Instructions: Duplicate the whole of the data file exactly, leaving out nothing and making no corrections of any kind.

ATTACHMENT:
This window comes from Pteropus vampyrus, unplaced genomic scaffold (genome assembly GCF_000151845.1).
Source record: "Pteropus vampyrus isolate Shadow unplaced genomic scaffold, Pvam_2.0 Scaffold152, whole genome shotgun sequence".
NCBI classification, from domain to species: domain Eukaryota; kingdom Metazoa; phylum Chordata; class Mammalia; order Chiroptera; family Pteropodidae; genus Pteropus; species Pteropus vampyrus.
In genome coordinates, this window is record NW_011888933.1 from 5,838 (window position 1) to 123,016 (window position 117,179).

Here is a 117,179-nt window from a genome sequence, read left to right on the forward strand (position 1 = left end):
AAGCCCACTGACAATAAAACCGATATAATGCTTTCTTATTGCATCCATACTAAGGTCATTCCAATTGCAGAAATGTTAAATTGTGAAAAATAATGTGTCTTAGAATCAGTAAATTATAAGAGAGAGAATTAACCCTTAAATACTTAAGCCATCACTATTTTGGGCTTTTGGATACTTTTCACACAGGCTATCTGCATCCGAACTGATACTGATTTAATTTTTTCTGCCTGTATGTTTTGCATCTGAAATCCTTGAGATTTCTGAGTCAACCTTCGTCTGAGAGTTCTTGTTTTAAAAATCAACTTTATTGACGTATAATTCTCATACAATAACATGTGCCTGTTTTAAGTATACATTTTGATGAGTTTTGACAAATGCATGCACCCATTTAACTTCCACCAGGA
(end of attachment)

This window comes from Pteropus vampyrus, unplaced genomic scaffold (genome assembly GCF_000151845.1).
Source record: "Pteropus vampyrus isolate Shadow unplaced genomic scaffold, Pvam_2.0 Scaffold152, whole genome shotgun sequence".
NCBI classification, from domain to species: domain Eukaryota; kingdom Metazoa; phylum Chordata; class Mammalia; order Chiroptera; family Pteropodidae; genus Pteropus; species Pteropus vampyrus.
In genome coordinates, this window is record NW_011888933.1 from 5,838 (window position 1) to 123,016 (window position 117,179).

Here is a 117,179-nt window from a genome sequence, read left to right on the forward strand (position 1 = left end):
AAGCCCACTGACAATAAAACCGATATAATGCTTTCTTATTGCATCCATACTAAGGTCATTCCAATTGCAGAAATGTTAAATTGTGAAAAATAATGTGTCTTAGAATCAGTAAATTATAAGAGAGAGAATTAACCCTTAAATACTTAAGCCATCACTATTTTGGGCTTTTGGATACTTTTCACACAGGCTATCTGCATCCGAACTGATACTGATTTAATTTTTTCTGCCTGTATGTTTTGCATCTGAAATCCTTGAGATTTCTGAGTCAACCTTCGTCTGAGAGTTCTTGTTTTAAAAATCAACTTTATTGACGTATAATTCTCATACAATAACATGTGCCTGTTTTAAGTATACATTTTGATGAGTTTTGACAAATGCATGCACCCATTTAACTTCCACCAGGA